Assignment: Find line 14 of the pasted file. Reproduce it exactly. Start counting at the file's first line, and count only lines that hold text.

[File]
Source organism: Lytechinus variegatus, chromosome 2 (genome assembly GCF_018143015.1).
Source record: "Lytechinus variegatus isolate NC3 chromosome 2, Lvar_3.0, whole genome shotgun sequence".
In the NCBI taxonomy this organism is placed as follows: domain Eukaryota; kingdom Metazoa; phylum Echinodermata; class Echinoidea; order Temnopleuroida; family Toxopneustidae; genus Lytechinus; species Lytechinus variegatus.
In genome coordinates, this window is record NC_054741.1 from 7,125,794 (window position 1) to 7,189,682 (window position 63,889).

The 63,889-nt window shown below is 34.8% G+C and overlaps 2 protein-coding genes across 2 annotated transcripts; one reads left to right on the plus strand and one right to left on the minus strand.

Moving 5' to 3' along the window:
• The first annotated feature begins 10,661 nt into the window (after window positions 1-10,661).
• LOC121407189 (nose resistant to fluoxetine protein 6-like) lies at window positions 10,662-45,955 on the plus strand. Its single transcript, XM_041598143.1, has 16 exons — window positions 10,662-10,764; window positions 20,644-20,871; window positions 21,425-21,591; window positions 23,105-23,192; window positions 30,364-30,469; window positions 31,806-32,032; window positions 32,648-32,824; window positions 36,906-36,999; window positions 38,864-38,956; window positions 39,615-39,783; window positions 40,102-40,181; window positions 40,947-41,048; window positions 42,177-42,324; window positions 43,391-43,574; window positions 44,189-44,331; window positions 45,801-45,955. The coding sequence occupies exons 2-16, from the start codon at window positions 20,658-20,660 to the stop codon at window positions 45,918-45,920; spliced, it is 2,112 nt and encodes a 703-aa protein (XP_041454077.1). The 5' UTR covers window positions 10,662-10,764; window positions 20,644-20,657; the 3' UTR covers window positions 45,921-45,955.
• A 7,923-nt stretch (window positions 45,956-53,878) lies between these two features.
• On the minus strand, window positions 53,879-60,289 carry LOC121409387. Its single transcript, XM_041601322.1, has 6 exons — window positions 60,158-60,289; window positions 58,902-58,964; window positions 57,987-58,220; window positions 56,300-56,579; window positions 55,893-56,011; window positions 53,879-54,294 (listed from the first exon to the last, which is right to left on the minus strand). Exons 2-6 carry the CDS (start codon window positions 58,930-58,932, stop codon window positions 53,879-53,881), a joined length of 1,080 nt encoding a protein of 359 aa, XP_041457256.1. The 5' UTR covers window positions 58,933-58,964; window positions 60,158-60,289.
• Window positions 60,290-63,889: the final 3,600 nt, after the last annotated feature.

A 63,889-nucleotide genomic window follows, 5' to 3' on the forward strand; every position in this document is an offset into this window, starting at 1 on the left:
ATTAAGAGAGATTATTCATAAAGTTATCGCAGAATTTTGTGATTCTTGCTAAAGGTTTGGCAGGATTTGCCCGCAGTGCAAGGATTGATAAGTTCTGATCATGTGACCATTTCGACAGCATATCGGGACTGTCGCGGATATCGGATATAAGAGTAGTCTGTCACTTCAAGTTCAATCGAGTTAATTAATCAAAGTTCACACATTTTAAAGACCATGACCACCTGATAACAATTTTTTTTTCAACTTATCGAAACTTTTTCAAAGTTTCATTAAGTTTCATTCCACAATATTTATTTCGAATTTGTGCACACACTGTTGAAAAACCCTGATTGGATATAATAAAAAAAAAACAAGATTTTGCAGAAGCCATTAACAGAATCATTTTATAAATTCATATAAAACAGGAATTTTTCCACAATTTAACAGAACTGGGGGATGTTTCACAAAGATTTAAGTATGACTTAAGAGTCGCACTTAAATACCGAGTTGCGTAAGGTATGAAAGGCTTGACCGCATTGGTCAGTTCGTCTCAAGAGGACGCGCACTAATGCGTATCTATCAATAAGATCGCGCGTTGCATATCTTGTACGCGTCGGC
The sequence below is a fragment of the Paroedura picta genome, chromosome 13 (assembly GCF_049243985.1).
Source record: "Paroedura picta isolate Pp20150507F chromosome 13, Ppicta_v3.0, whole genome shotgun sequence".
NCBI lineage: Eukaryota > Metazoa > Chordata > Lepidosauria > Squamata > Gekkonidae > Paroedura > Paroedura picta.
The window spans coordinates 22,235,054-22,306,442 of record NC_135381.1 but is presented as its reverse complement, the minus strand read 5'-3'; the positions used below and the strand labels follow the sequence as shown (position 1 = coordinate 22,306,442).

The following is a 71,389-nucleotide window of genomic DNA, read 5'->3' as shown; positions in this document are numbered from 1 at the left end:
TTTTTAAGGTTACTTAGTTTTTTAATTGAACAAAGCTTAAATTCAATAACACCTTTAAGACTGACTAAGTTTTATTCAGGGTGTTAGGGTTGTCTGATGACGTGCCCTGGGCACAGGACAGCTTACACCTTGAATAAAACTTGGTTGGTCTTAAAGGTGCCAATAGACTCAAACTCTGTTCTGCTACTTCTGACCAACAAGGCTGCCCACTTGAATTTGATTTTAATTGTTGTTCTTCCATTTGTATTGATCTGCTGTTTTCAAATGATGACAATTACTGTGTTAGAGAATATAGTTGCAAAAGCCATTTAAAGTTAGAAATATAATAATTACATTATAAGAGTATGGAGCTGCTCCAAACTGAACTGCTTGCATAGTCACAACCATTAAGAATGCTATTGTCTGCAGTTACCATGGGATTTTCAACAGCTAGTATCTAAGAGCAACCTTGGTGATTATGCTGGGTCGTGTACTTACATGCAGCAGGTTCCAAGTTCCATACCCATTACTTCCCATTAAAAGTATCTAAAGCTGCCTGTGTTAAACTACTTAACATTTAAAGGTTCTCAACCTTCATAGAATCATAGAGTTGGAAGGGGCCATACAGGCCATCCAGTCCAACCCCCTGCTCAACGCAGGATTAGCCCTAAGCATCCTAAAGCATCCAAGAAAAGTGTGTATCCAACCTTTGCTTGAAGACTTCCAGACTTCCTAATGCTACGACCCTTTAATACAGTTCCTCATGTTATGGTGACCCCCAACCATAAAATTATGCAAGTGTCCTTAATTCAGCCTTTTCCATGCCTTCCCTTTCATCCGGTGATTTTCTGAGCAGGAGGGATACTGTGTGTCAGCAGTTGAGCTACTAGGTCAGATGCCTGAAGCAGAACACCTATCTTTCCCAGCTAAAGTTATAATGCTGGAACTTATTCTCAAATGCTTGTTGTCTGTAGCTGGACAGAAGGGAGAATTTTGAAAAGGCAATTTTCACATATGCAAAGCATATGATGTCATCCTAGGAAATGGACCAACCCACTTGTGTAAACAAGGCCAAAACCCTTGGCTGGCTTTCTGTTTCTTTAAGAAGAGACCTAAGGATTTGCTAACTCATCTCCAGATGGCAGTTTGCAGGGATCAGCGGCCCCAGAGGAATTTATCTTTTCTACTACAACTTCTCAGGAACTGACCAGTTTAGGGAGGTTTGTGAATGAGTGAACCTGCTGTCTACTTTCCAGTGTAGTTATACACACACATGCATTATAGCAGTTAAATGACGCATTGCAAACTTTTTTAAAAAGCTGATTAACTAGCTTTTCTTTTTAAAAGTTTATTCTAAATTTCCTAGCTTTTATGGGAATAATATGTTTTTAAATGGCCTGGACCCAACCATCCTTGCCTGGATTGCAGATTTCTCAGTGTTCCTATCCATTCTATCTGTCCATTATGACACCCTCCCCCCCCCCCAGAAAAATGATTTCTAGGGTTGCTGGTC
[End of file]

The sequence below is a fragment of the Paroedura picta genome, chromosome 13 (assembly GCF_049243985.1).